There has never been any doubt as to the correlation in the economy to foreclosure rates and bankruptcies.The recent rate of foreclosures provides us with a clearer insight to the state of bankruptcy in our economy.
Both foreclosure and bankruptcies are usually symptoms of a poor economy. The good news is that the rate of foreclosures are beginning to subside along with the number of US citizens filing for bankruptcy protection. That is a clear sign our economy is beginning to turn around.
Start Ups in Foreclosures on Decline and Bankruptcy Follows Suit
According to recent statistics supplied by RealtyTrac, an organization dedicated to keeping up with the movement of the sell of homes as well as foreclosures, the number of homes starting on a path to foreclosure declined to its lowest level in six years. The number of homes entering the foreclosure process for the first time sank to 77,494 in November of 2012. That is a decline of 13 percent from October of 2012 and 28 percent from November of 2011.
In comparison, The National Bankruptcy Research Center reported that bankruptcy filings declined 17 percent in September of 2012 from September of 2011. The filing data includes 90,000 filers in September compared to 102,000 in August of this year. For 2012, bankruptcy filings have declined 14 per cent overall so far.
Repossession Backlog Causes Increase in Foreclosures But Not in Bankruptcy
United States foreclosures increased to a nine month high but in the form of repossessions. There are close to 1 million U.S. homes that are backlogged in some stage of the foreclosure process, and any of those houses could potentially end up being repossessed by a lender. November of 2012 marked the first annual increase of bank repossessions since October of 2010. Many believe the 2010 allegations of abuses by the mortgage industry compelled many of the mortgage lenders to cease their foreclosures. This backlog of foreclosures is now showing up in the foreclosure process as repossessions.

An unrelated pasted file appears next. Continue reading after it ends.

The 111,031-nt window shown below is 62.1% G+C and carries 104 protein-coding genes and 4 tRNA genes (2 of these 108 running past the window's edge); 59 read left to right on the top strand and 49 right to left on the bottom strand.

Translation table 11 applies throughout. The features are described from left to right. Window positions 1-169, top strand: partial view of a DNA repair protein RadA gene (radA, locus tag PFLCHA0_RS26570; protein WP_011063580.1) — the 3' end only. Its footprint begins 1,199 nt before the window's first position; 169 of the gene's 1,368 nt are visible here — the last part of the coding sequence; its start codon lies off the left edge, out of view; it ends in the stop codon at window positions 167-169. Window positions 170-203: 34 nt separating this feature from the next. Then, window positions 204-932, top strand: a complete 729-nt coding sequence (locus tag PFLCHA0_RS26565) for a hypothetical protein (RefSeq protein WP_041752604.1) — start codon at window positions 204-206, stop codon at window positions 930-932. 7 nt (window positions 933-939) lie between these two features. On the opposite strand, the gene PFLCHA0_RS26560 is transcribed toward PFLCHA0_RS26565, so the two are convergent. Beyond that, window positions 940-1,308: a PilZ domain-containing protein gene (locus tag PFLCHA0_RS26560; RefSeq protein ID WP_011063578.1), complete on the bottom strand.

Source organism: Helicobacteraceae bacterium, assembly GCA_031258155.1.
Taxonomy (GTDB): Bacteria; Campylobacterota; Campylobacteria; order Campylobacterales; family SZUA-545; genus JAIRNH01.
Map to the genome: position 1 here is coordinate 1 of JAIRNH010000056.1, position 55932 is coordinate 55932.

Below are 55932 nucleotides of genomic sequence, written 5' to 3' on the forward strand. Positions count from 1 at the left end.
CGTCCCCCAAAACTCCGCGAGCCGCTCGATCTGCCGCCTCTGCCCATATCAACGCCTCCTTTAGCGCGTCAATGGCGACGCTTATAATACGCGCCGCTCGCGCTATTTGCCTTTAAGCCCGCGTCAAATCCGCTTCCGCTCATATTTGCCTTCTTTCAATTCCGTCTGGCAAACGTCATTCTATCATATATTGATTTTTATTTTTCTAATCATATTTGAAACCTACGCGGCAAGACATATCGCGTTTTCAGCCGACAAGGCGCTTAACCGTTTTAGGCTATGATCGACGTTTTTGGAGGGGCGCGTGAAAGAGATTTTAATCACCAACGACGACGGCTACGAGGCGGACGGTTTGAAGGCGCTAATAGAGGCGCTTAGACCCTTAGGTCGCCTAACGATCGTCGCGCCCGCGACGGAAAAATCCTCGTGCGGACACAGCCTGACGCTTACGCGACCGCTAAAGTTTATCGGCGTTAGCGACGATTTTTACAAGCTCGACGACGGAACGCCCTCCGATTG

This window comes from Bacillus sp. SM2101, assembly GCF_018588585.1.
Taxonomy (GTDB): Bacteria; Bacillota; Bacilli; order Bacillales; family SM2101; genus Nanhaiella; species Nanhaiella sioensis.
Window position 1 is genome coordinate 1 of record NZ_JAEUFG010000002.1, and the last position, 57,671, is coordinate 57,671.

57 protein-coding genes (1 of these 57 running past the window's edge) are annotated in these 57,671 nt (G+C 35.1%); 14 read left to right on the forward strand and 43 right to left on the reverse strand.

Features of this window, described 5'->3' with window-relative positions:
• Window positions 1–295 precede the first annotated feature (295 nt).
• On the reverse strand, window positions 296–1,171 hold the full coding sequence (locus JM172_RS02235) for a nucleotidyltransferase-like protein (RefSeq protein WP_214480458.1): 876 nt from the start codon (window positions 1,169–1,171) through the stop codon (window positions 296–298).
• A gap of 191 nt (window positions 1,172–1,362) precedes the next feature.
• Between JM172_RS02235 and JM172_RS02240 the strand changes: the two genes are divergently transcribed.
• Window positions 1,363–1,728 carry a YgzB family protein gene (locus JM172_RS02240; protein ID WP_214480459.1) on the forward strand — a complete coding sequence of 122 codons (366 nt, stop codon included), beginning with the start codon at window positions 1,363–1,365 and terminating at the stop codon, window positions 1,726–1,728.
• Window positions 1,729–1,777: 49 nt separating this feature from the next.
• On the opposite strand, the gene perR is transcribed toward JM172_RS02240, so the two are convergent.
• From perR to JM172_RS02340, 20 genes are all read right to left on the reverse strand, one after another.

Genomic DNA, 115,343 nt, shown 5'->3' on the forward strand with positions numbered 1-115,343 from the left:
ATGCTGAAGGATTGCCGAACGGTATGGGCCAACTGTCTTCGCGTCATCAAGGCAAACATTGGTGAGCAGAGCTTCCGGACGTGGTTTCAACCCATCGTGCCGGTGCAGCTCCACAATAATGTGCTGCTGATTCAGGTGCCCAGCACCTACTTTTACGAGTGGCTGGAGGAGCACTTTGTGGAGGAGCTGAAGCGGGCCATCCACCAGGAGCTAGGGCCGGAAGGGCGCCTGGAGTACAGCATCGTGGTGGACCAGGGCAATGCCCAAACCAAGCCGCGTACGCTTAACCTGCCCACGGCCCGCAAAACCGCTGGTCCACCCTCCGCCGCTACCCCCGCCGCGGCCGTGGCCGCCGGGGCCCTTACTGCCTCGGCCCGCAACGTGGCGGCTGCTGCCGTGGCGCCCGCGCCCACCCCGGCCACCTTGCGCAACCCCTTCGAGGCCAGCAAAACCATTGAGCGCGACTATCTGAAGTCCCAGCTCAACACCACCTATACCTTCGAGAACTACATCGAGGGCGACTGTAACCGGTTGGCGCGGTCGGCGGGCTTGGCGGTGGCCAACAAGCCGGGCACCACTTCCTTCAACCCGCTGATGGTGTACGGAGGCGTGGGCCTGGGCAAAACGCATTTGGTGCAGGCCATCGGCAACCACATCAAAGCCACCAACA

Bankruptcies, on the other hand, have not experienced a backlog. Historically, people file for bankruptcy protection when they absolutely have a need. There is no institution like a mortgage bank to delay the bankruptcy process. Most bankruptcy filers who got into financial trouble this past recession have already filed for protection.
Foreclosures and the Repossession Increase May Be Good News for Economy
It is becoming more evident the mortgage banks are now willing to begin the foreclosure process through repossessions, and that is good news over the long haul for a sluggish American economy. In order to reduce the backlog of foreclosed homes, mortgage banks will have to loosen up the availability of loan money to make it possible for new owners to purchase the glut of homes coming on the market.
The dumping of homes through the foreclosure process may have a short-term negative effect on the economy. The cheaper homes may temporarily lower the value of homes around the country. Some economists are predicting it could take up to ten years to empty the backlog of foreclosures. However, the housing market is currently improving with rising prices, and if employment continues to rise, it will not only help stop new foreclosures, it will help to reduce bankruptcies as well.
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